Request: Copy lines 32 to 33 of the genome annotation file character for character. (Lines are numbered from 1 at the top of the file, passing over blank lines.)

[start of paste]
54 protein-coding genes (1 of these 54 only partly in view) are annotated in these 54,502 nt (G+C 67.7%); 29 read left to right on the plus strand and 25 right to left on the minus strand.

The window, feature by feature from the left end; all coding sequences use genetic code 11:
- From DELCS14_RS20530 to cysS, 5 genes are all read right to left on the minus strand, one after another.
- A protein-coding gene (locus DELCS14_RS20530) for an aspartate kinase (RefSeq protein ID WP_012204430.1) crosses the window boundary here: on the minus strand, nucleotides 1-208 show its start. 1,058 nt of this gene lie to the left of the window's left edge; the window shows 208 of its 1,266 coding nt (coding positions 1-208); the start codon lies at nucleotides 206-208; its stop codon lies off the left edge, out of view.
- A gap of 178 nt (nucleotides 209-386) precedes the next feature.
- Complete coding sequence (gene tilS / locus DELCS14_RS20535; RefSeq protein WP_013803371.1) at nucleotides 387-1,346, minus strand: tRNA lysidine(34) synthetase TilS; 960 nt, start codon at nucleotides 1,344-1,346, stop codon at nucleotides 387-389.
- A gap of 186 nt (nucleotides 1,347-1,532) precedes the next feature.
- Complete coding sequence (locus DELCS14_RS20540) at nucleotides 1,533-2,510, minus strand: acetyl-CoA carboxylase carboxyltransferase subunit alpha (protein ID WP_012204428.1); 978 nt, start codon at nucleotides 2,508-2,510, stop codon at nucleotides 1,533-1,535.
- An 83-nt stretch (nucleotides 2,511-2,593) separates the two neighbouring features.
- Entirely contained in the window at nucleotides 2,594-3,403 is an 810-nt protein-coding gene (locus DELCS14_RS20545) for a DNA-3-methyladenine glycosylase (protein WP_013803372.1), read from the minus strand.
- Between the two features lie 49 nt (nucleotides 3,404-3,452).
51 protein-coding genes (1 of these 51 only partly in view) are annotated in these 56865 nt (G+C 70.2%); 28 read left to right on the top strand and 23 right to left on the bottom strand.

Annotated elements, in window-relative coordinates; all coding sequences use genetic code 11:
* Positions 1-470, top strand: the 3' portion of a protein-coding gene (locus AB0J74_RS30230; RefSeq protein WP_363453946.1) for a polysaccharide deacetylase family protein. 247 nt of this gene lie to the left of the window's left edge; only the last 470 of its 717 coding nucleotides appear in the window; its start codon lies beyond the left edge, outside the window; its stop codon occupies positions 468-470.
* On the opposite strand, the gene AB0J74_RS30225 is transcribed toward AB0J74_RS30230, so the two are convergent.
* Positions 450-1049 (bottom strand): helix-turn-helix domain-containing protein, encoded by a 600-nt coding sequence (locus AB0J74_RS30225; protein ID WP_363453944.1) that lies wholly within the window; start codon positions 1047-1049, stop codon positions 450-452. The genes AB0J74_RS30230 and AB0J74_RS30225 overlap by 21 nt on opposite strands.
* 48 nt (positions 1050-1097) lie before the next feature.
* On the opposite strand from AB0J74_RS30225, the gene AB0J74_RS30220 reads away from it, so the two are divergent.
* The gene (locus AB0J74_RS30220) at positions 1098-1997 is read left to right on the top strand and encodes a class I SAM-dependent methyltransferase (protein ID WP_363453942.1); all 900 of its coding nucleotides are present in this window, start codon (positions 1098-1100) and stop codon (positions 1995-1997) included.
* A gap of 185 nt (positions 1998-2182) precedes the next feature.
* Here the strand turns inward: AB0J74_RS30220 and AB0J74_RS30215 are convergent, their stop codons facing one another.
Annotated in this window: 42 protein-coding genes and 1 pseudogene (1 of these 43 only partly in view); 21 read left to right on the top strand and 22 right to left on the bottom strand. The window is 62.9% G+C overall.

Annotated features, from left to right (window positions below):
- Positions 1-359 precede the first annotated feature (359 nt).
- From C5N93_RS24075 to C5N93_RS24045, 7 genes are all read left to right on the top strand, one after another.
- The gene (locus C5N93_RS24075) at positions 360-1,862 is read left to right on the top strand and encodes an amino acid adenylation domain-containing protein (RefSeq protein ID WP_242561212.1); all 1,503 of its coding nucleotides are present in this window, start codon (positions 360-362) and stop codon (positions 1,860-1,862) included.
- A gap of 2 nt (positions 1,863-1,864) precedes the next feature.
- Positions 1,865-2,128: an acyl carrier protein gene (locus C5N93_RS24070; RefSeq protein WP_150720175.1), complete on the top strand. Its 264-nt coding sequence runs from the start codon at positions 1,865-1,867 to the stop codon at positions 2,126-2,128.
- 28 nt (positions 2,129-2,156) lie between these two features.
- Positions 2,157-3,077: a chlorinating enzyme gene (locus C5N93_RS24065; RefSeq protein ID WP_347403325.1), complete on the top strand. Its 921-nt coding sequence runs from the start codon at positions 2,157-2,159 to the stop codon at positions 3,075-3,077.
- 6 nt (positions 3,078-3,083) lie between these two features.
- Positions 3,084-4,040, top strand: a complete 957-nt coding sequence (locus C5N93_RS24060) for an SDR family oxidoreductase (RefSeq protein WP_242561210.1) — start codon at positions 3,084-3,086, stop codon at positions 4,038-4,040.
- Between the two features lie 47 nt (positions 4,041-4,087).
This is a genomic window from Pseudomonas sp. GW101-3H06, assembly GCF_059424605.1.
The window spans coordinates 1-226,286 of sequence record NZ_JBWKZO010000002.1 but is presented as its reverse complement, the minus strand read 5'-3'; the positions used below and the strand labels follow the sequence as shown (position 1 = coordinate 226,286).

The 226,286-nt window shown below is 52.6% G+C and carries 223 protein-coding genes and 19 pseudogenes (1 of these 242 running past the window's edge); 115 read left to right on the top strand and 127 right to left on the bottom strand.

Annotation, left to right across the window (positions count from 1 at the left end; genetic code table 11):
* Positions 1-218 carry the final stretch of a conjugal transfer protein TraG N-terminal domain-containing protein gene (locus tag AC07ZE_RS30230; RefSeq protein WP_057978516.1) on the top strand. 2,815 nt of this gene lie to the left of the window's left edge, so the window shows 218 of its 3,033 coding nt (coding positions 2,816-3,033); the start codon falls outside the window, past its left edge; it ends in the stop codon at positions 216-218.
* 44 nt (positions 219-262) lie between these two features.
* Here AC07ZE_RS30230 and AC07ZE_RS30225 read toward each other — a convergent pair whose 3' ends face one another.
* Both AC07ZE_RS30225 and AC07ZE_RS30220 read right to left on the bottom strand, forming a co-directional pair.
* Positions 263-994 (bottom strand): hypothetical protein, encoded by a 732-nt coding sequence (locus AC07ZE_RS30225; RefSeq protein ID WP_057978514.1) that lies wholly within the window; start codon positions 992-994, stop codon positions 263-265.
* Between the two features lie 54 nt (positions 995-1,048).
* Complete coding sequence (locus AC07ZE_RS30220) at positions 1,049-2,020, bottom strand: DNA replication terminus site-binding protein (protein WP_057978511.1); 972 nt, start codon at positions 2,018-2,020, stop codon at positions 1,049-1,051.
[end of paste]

- Positions 3,084-4,040, top strand: a complete 957-nt coding sequence (locus C5N93_RS24060) for an SDR family oxidoreductase (RefSeq protein WP_242561210.1) — start codon at positions 3,084-3,086, stop codon at positions 4,038-4,040.
- Between the two features lie 47 nt (positions 4,041-4,087).